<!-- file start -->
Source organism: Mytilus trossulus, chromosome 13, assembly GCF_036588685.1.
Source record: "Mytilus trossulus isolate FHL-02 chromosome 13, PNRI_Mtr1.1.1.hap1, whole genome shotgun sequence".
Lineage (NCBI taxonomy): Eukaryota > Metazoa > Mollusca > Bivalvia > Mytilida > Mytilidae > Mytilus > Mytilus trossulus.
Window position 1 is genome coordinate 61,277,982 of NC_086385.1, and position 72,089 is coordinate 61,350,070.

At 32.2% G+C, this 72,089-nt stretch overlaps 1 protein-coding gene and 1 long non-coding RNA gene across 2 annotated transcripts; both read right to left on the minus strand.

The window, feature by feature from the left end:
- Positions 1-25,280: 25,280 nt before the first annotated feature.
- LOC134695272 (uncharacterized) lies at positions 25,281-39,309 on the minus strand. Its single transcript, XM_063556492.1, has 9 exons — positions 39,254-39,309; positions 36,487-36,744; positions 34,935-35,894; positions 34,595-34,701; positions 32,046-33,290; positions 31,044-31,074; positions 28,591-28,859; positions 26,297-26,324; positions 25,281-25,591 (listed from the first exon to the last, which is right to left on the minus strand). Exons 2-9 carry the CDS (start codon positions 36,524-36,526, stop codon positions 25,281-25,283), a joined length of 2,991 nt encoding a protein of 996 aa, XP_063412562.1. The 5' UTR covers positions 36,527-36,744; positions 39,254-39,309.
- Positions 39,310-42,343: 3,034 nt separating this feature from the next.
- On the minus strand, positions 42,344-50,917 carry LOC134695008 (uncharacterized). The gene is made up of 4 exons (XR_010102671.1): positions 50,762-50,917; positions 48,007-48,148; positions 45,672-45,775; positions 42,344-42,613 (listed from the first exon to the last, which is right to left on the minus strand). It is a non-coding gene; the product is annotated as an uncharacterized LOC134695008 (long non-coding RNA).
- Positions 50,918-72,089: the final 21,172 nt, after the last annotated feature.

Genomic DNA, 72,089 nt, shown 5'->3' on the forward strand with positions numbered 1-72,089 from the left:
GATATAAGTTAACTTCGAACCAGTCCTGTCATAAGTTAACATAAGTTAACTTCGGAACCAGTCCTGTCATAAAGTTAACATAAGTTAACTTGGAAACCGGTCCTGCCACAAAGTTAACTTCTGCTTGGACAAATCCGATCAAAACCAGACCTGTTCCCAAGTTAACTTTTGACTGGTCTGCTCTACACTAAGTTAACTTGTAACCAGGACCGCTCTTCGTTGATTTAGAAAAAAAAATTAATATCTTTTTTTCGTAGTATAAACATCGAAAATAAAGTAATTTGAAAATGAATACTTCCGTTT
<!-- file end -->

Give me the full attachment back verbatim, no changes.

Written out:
Source organism: Mytilus trossulus, chromosome 13, assembly GCF_036588685.1.
Source record: "Mytilus trossulus isolate FHL-02 chromosome 13, PNRI_Mtr1.1.1.hap1, whole genome shotgun sequence".
Lineage (NCBI taxonomy): Eukaryota > Metazoa > Mollusca > Bivalvia > Mytilida > Mytilidae > Mytilus > Mytilus trossulus.
Window position 1 is genome coordinate 61,277,982 of NC_086385.1, and position 72,089 is coordinate 61,350,070.

At 32.2% G+C, this 72,089-nt stretch overlaps 1 protein-coding gene and 1 long non-coding RNA gene across 2 annotated transcripts; both read right to left on the minus strand.

The window, feature by feature from the left end:
- Positions 1-25,280: 25,280 nt before the first annotated feature.
- LOC134695272 (uncharacterized) lies at positions 25,281-39,309 on the minus strand. Its single transcript, XM_063556492.1, has 9 exons — positions 39,254-39,309; positions 36,487-36,744; positions 34,935-35,894; positions 34,595-34,701; positions 32,046-33,290; positions 31,044-31,074; positions 28,591-28,859; positions 26,297-26,324; positions 25,281-25,591 (listed from the first exon to the last, which is right to left on the minus strand). Exons 2-9 carry the CDS (start codon positions 36,524-36,526, stop codon positions 25,281-25,283), a joined length of 2,991 nt encoding a protein of 996 aa, XP_063412562.1. The 5' UTR covers positions 36,527-36,744; positions 39,254-39,309.
- Positions 39,310-42,343: 3,034 nt separating this feature from the next.
- On the minus strand, positions 42,344-50,917 carry LOC134695008 (uncharacterized). The gene is made up of 4 exons (XR_010102671.1): positions 50,762-50,917; positions 48,007-48,148; positions 45,672-45,775; positions 42,344-42,613 (listed from the first exon to the last, which is right to left on the minus strand). It is a non-coding gene; the product is annotated as an uncharacterized LOC134695008 (long non-coding RNA).
- Positions 50,918-72,089: the final 21,172 nt, after the last annotated feature.

Genomic DNA, 72,089 nt, shown 5'->3' on the forward strand with positions numbered 1-72,089 from the left:
GATATAAGTTAACTTCGAACCAGTCCTGTCATAAGTTAACATAAGTTAACTTCGGAACCAGTCCTGTCATAAAGTTAACATAAGTTAACTTGGAAACCGGTCCTGCCACAAAGTTAACTTCTGCTTGGACAAATCCGATCAAAACCAGACCTGTTCCCAAGTTAACTTTTGACTGGTCTGCTCTACACTAAGTTAACTTGTAACCAGGACCGCTCTTCGTTGATTTAGAAAAAAAAATTAATATCTTTTTTTCGTAGTATAAACATCGAAAATAAAGTAATTTGAAAATGAATACTTCCGTTT